Elmhurst Junior School

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About Elmhurst Junior School

Name Elmhurst Junior School
Website http://www.elmhurstjuniorschool.org.uk
Ofsted Inspections
Headteacher Miss Fiona Airey
Address Elmhurst Lane, Street, BA16 0HH
Phone Number 01458442979
Phase Primary
Type Community school
Age Range 7-11
Religious Character Does not apply
Gender Mixed
Number of Pupils 282
Local Authority Somerset
Highlights from Latest Inspection

What is it like to attend this school?

The Elmhurst values of respect, trust, kindness and forgiveness are an important part of school life. Pupils develop strong, respectful relationships with adults.

They are kind to each other and learn to forgive mistakes. The school has high expectations of pupils and provides a good quality of education. Pupils are ambitious for their futures.

Most pupils display positive attitudes to their learning. They enjoy the range of subjects they follow. Pupils understand the expectations that the school has of their behaviour.

They like the different ways the school rewards them for getting it right. A small number of pupils find managing their behaviour more diffic...ult. Staff support these pupils well.

They ensure that the learning of others is not disrupted.

Pupils benefit from a range of trips, often linked to their learning of the curriculum. For example, pupils visit historical sites or a local farm.

Pupils in Year 6 develop independence through their experience of a residential. Pupils proudly take on the role of being on the school council. They raise money for charity by organising events, such as cake sales.

What does the school do well and what does it need to do better?

Pupils follow a broad and well-sequenced curriculum. Subject leaders have identified the important knowledge that pupils need to learn. In most subjects, teaching then breaks this down for pupils into small, manageable steps.

Pupils make connections between new learning and what they already know. This means they build their knowledge successfully over time. For example, year 6 scientists show a deep understanding of how the circulatory system works.

Subject leaders are knowledgeable. They continually refine and improve the curriculum. They share their expertise with other staff.

In most subjects, they check carefully what pupils remember. However, in some subjects, this is not precise enough to identify gaps in pupils' learning or misconceptions.

In subjects where published outcomes are not strong, such as mathematics, leaders have a confident understanding of the reasons why.

In response, the mathematics curriculum has been strengthened. Therefore, current pupils develop their arithmetic skills well and are fluent mathematicians.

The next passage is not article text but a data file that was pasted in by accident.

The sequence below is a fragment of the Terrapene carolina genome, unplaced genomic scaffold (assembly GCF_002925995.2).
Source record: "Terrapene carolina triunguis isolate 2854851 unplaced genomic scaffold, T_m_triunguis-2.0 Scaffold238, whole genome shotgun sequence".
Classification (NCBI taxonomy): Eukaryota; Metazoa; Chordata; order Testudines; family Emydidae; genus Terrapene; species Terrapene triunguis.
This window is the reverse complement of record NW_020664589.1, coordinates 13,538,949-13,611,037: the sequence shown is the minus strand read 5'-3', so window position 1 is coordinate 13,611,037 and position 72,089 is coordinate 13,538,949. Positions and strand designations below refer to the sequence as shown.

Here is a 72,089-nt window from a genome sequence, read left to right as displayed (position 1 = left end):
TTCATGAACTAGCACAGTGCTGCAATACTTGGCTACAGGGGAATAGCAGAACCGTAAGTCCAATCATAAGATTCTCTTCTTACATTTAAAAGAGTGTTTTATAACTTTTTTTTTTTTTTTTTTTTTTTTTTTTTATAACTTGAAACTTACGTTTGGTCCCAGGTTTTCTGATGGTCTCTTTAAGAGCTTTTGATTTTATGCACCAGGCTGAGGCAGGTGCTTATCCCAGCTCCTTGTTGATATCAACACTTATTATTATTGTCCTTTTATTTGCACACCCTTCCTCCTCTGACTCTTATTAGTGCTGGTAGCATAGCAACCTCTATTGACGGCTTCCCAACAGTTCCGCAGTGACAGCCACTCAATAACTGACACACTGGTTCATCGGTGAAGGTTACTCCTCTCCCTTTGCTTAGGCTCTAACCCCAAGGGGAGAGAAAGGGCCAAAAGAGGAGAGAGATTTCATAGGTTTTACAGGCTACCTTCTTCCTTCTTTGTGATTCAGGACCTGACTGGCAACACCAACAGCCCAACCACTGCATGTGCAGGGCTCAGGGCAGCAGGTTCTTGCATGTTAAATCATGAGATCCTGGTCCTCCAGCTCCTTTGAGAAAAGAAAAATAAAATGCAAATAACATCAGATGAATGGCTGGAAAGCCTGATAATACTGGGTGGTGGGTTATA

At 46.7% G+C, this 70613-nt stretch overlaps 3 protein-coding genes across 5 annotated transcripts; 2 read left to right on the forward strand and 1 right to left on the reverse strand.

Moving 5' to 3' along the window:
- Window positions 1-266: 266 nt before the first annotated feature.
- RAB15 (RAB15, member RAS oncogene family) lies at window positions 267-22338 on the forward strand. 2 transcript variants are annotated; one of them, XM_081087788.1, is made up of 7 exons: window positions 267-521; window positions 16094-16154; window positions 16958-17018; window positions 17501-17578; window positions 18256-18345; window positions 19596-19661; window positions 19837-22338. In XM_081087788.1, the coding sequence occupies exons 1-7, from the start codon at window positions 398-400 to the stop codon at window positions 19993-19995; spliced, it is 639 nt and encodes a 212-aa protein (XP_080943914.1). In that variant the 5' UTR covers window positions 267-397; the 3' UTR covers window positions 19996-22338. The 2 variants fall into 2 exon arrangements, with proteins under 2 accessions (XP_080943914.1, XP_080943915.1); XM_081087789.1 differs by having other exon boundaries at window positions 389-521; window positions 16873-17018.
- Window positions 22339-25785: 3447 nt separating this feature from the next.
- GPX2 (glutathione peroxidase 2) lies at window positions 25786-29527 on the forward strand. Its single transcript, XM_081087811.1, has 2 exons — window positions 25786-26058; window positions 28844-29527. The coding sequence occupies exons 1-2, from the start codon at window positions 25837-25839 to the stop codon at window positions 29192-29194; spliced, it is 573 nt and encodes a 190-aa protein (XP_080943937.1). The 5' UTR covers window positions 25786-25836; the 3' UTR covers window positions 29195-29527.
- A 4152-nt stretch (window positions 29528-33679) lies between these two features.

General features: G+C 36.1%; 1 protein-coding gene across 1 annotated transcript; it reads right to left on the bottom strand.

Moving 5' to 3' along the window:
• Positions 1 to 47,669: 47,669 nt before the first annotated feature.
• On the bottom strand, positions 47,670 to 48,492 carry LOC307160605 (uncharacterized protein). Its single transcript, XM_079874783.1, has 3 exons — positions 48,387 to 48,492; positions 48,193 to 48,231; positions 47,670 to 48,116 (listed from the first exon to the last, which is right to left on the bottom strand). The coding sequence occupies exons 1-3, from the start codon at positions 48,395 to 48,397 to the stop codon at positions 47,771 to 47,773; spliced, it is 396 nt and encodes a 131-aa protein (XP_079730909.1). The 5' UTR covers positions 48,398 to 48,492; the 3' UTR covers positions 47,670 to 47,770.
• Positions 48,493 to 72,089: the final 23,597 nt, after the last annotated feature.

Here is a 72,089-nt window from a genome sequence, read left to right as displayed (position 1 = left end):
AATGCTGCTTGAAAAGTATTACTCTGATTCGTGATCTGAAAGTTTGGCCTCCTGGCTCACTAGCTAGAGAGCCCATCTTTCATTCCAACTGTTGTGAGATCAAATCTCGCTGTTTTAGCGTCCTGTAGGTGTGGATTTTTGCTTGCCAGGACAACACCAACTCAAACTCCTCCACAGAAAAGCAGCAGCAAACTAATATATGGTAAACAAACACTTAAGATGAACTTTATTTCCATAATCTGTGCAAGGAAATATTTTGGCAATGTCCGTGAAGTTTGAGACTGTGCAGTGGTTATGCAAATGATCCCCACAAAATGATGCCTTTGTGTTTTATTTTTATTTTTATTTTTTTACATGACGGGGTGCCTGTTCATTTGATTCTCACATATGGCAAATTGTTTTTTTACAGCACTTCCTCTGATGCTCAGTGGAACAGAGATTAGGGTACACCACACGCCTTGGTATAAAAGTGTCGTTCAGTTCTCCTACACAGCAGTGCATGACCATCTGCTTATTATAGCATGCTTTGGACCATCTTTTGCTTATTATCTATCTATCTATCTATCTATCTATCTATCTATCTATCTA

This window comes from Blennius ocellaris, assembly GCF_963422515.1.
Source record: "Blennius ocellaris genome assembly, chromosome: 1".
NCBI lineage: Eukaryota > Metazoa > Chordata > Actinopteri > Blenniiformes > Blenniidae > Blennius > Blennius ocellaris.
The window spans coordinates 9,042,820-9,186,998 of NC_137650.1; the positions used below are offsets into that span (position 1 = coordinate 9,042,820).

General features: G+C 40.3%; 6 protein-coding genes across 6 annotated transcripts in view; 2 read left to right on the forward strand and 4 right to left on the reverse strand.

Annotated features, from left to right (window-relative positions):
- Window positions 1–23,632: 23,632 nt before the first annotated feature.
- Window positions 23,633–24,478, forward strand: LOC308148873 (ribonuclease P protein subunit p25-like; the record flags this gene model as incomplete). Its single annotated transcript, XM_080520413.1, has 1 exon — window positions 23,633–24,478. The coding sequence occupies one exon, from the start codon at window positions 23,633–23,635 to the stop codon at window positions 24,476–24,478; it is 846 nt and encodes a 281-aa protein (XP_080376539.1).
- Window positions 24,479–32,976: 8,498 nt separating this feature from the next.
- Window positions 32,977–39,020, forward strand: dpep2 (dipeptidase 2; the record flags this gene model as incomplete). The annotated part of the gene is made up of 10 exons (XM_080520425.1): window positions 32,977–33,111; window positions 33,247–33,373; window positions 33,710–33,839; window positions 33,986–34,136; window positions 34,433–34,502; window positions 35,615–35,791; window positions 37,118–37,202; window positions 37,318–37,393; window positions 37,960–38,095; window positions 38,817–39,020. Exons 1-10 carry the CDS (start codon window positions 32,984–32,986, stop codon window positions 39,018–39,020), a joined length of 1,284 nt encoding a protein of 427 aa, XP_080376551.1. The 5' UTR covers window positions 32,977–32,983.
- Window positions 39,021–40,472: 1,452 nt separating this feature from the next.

Through the English curriculum, pupils read a range of text types and genres.

Many pupils say they read for pleasure in school and at home. The local festival of literature proved popular with pupils. They spoke enthusiastically about meeting an author and hearing excerpts from her book.

The library is well resourced and pupils visit it often. Pupils also earn the privilege of reading in the library's tepee.

Pupils with special educational needs and/or disabilities (SEND) are well supported.

Staff use information about pupils with SEND to adapt their teaching appropriately.The school identifies pupils who need additional support with reading. These pupils follow a phonics programme suitable for their age.

However, the teaching and guidance provided for pupils is not precise enough to ensure their reading skills improve quickly.

Pupils follow a well-planned 'curriculum for life' programme. This covers age-appropriate learning on healthy lifestyles.

Pupils are taught how to make good choices. For example, they learn about vaping and the dangers of smoking. Pupils understand how to keep safe when online and in the community.

They learn about different cultures from around the world.

A significant number of the local governing body are new to role. They are led by an experienced chair, who understands the school's priorities.

Together they challenge leaders effectively.

Staff are proud to work at Elmhurst school and feel well supported in their roles through the school's professional development programme. They feel empowered by the responsibility of leading a subject, for example.

Leaders are mindful of staff well-being and help them to manage their workload effectively. The culture at the school is one of transparency, where staff work together as a team.


The arrangements for safeguarding are effective.

What does the school need to do to improve?

(Information for the school and appropriate authority)

• Some pupils at the early stages of learning to read do not receive precise support to help them to improve. As a result, they continue to find reading difficult and do not catch up quickly with their peers. The school must ensure that there is high-quality teaching of phonics, so that pupils learn to read well.

• In some subjects, there is not a clear approach to checking what pupils know and remember. As a result, teachers do not identify gaps in pupils' knowledge or address misconceptions consistently. Leaders should ensure that the use of assessment is effective in all subjects, so that pupils develop detailed knowledge and skills.

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